OPENING EVENT to celebrate a new work by outsider artist George Tobias
OPENING: FRIDAY 2ND MARCH, 6.30PM
EXHIBITION: SATURDAY 3RD – SATURDAY 24TH MARCH, WED – SAT, 12 – 6PM
The Horse Hospital is proud to present a new work by outsider artist George Tobias.
With his current assemblage the artist has found 270 worker’s saws, both ancient and modern, each with its own impregnated patina of blood, sweat and sawdust, and painstakingly fused them together in pairs, rendering their original use inept. This re-appropriation challenges the spectator to re-assess their perceived view of these common hardware tools which now take on aspects of erotic pairing and rough spooning, and imagine them instead as sacred sculptural artefacts which once adorned the walls of a grand cathedral or masonic hall.
No matter his choice of materials, Tobias continues to create an alchemy of challenging works of art that are not only beautiful, steeped with dark humour, and truly irreverent, but they also contain an underlying element of cutting social comment.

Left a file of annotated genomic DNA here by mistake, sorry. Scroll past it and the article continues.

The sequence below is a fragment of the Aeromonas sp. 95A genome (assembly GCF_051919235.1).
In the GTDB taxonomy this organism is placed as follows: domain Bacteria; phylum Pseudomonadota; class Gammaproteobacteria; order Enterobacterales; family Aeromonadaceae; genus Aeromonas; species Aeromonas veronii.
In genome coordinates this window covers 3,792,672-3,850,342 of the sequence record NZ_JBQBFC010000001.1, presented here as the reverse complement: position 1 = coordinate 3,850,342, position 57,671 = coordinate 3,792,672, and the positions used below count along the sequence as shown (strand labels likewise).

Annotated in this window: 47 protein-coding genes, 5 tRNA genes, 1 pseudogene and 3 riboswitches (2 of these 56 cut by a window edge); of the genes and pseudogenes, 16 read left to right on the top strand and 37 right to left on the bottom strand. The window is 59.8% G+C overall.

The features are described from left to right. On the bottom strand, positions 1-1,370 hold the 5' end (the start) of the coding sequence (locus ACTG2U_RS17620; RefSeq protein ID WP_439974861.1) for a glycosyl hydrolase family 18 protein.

“The idea for this new exhibition came to me fully formed in an instant. Assembling 270 old saws and welding them together mostly in pairs, took a whole lot longer” George Tobias
George Tobias’s work has been exhibited and collected worldwide since the late 1970’s and is held in both private and public collections. This is the artists 3rd solo show at the Horse Hospital. The first “Bedrock“ 2006 was followed by “My little Kingdom“ in 2015. What they all have in common is the artist deliberately chose a medium he found challenging to master and then limited all the work at that event to that discipline. First pottery, then painting and now welding. Through stubborn persistence he finally achieves levels of competence enabling him to produce artefacts of a rough and clumsy monumentality and, using a private alphabet - so beloved of the outsider -bestows on them a wealth of detail and distortion.
"The work is impolite, imprecise and flagrantly disobedient of normative values ...it deserves to be seen" Prof Tamar Garb - Art historian